What factors affect wetland wildlife?
· Wetland loss – Many rivers have lost their natural banks and meanders, and ancient wetlands have been drained. 227,000 ponds were lost on farms between 1945 and 1998
· Water pollution – The glutinous snail was found in clean unpolluted lakes, ponds and ditches. It now survives in just one site in Wales and was declared extinct in England in 2010
· Lack of active management – Without active management, such as grazing and cutting, fens, reedbeds and other early successional habitats will turn to scrub and woodland.
· Water Abstraction – This is implicated in the decline of fen and chalk stream quality: 15% of river catchments are over-abstracted. This may also be responsible for the extinction of the pool frog from its last UK site.
· Climate change – The range of the Arctic char is contracting in the UK as a result of increasing water temperatures. Dragonflies are expanding northwards and colonising from the continent
· Non-native species and introduced diseases – White-clawed crayfish have been eliminated from large parts of southern Britain by crayfish plague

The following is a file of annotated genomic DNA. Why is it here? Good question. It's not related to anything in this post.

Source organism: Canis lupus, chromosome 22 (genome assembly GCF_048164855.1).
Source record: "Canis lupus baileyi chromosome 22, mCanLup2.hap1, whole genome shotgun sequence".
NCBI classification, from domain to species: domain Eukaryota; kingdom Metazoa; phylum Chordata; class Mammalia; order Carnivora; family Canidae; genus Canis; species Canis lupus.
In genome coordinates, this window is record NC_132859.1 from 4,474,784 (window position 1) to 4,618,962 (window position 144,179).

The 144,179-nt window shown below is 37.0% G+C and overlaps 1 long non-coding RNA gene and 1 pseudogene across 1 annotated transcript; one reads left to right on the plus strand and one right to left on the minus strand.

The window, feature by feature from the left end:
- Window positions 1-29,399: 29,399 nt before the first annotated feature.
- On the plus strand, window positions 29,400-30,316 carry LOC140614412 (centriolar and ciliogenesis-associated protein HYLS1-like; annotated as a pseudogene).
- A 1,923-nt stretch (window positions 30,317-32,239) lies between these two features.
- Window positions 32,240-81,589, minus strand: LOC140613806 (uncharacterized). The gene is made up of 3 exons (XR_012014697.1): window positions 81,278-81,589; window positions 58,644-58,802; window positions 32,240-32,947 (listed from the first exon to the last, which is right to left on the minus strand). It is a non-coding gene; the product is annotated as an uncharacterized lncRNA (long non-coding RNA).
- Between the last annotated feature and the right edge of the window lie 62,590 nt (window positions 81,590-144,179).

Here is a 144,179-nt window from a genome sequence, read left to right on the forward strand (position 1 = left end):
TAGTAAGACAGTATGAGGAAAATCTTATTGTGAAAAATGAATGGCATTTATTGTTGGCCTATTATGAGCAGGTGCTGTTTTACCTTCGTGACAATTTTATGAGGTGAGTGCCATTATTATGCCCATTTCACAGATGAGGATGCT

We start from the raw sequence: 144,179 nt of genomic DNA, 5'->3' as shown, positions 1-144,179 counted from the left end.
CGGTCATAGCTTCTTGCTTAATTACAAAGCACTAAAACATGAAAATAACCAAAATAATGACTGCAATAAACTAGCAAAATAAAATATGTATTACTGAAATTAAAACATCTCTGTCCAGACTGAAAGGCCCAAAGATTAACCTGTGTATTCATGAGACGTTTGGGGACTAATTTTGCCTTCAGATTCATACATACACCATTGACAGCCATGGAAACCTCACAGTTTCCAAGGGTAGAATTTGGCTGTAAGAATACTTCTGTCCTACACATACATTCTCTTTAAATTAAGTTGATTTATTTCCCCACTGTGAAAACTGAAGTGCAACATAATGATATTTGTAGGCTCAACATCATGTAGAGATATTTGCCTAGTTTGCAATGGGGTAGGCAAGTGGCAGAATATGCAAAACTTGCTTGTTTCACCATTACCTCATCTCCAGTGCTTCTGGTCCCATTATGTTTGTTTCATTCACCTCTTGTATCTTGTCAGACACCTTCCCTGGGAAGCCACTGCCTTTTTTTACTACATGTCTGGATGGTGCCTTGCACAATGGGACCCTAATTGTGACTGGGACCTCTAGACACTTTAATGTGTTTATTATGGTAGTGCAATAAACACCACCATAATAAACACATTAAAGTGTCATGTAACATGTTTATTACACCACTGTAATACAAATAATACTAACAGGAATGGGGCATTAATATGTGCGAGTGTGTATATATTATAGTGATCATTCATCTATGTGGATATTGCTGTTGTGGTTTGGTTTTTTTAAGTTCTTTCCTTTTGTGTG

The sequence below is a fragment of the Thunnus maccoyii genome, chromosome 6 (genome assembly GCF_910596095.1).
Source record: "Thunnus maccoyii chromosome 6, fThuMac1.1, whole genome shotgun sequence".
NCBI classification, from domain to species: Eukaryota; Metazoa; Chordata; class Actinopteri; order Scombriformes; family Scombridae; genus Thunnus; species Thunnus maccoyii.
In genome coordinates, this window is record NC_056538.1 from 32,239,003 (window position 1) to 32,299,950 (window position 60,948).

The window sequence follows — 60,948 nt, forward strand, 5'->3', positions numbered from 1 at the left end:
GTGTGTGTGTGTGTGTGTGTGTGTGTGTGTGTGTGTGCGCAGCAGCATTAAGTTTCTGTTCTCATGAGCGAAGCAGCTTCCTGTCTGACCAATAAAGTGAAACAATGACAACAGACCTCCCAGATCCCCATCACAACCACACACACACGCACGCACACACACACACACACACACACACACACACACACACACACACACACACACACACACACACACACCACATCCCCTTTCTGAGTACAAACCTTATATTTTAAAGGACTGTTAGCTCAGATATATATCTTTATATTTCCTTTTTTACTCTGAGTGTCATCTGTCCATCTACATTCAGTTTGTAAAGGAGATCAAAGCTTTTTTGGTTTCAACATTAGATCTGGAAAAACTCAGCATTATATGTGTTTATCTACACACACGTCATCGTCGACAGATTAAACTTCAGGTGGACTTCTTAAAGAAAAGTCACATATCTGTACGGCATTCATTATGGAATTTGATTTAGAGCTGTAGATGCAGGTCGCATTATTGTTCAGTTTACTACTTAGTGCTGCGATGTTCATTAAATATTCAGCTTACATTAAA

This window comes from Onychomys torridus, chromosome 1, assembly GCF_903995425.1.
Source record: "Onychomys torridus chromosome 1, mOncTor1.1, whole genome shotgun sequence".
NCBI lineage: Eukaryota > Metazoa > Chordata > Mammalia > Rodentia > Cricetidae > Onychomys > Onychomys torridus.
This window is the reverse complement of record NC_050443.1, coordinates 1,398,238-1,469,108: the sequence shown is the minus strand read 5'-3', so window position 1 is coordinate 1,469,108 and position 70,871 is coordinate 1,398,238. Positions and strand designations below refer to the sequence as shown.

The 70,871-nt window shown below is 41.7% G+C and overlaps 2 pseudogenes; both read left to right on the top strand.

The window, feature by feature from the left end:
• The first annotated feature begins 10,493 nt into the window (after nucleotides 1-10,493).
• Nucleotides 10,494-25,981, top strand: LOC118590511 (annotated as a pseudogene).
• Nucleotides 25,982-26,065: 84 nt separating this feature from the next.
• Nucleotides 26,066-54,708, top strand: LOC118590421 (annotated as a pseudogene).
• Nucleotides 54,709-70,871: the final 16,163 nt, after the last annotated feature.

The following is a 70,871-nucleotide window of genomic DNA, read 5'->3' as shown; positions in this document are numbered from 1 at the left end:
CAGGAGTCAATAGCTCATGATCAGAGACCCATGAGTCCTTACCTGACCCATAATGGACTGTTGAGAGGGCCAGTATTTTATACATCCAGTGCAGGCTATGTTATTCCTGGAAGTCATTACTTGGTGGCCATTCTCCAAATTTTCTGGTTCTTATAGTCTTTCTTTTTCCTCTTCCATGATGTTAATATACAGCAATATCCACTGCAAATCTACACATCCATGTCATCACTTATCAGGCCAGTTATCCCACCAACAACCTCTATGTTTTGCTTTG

· Creation of new wetland habitat – New habitat has been created following mineral extraction, as well as through direct reedbed and wetland restoration. Many freshwater birds, including tufted ducks, bitterns and marsh harriers have benefited.
Coast and wetlands
· Of the 682 coastal species for which we have trends, 60% have declined and 29% have declined strongly.
· 13% of coastal plant species are regarded as threatened with extinction in the UK.
· Habitats such as saltmarsh support internationally important bird and invertebrate populations.
· Huge areas of coastal habitat have been lost or damaged in recent history, as a result of coastal development, cliff stabilisation and changes to agricultural practices.